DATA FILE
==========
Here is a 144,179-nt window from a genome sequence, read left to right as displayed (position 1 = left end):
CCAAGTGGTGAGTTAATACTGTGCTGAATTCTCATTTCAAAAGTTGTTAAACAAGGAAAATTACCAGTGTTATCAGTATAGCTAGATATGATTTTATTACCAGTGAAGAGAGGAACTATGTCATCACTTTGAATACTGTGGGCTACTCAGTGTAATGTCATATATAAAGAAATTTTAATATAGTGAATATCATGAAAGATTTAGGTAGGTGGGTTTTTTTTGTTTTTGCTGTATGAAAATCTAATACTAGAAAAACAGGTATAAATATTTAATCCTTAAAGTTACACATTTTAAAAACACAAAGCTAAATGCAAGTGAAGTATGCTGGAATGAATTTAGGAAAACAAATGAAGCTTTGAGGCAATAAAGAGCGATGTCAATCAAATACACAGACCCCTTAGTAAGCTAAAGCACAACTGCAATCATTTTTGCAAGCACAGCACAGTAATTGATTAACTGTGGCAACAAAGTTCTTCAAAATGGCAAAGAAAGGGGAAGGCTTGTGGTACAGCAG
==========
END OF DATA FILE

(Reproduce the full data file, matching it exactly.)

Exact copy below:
Here is a 144,179-nt window from a genome sequence, read left to right as displayed (position 1 = left end):
CCAAGTGGTGAGTTAATACTGTGCTGAATTCTCATTTCAAAAGTTGTTAAACAAGGAAAATTACCAGTGTTATCAGTATAGCTAGATATGATTTTATTACCAGTGAAGAGAGGAACTATGTCATCACTTTGAATACTGTGGGCTACTCAGTGTAATGTCATATATAAAGAAATTTTAATATAGTGAATATCATGAAAGATTTAGGTAGGTGGGTTTTTTTTGTTTTTGCTGTATGAAAATCTAATACTAGAAAAACAGGTATAAATATTTAATCCTTAAAGTTACACATTTTAAAAACACAAAGCTAAATGCAAGTGAAGTATGCTGGAATGAATTTAGGAAAACAAATGAAGCTTTGAGGCAATAAAGAGCGATGTCAATCAAATACACAGACCCCTTAGTAAGCTAAAGCACAACTGCAATCATTTTTGCAAGCACAGCACAGTAATTGATTAACTGTGGCAACAAAGTTCTTCAAAATGGCAAAGAAAGGGGAAGGCTTGTGGTACAGCAG